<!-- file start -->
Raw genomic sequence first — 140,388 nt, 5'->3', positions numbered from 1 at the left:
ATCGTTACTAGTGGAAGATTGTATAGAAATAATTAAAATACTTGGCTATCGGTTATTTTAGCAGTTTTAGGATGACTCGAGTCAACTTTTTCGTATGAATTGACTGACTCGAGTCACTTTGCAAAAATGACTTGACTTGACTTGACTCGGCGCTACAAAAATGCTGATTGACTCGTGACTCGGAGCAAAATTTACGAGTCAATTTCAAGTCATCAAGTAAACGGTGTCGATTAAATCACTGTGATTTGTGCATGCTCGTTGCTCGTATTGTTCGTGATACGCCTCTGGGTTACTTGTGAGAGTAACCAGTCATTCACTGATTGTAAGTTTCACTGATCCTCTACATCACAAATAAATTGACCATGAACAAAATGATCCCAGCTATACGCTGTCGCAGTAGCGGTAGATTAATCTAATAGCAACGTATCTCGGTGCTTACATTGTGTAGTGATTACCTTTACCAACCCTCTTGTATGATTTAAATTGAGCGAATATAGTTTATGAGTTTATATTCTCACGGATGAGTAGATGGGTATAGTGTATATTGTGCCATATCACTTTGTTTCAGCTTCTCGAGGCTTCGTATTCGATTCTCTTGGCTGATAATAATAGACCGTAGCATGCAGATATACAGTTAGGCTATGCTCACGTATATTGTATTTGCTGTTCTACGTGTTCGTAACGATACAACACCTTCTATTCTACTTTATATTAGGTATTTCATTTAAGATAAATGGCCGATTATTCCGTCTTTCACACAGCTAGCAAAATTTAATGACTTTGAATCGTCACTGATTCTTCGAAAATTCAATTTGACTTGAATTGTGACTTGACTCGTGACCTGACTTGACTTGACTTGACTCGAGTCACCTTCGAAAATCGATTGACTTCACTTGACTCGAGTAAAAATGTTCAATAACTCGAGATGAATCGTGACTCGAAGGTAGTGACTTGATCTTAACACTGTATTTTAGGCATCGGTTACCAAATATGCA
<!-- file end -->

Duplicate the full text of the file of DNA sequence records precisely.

Raw genomic sequence first — 140,388 nt, 5'->3', positions numbered from 1 at the left:
ATCGTTACTAGTGGAAGATTGTATAGAAATAATTAAAATACTTGGCTATCGGTTATTTTAGCAGTTTTAGGATGACTCGAGTCAACTTTTTCGTATGAATTGACTGACTCGAGTCACTTTGCAAAAATGACTTGACTTGACTTGACTCGGCGCTACAAAAATGCTGATTGACTCGTGACTCGGAGCAAAATTTACGAGTCAATTTCAAGTCATCAAGTAAACGGTGTCGATTAAATCACTGTGATTTGTGCATGCTCGTTGCTCGTATTGTTCGTGATACGCCTCTGGGTTACTTGTGAGAGTAACCAGTCATTCACTGATTGTAAGTTTCACTGATCCTCTACATCACAAATAAATTGACCATGAACAAAATGATCCCAGCTATACGCTGTCGCAGTAGCGGTAGATTAATCTAATAGCAACGTATCTCGGTGCTTACATTGTGTAGTGATTACCTTTACCAACCCTCTTGTATGATTTAAATTGAGCGAATATAGTTTATGAGTTTATATTCTCACGGATGAGTAGATGGGTATAGTGTATATTGTGCCATATCACTTTGTTTCAGCTTCTCGAGGCTTCGTATTCGATTCTCTTGGCTGATAATAATAGACCGTAGCATGCAGATATACAGTTAGGCTATGCTCACGTATATTGTATTTGCTGTTCTACGTGTTCGTAACGATACAACACCTTCTATTCTACTTTATATTAGGTATTTCATTTAAGATAAATGGCCGATTATTCCGTCTTTCACACAGCTAGCAAAATTTAATGACTTTGAATCGTCACTGATTCTTCGAAAATTCAATTTGACTTGAATTGTGACTTGACTCGTGACCTGACTTGACTTGACTTGACTCGAGTCACCTTCGAAAATCGATTGACTTCACTTGACTCGAGTAAAAATGTTCAATAACTCGAGATGAATCGTGACTCGAAGGTAGTGACTTGATCTTAACACTGTATTTTAGGCATCGGTTACCAAATATGCA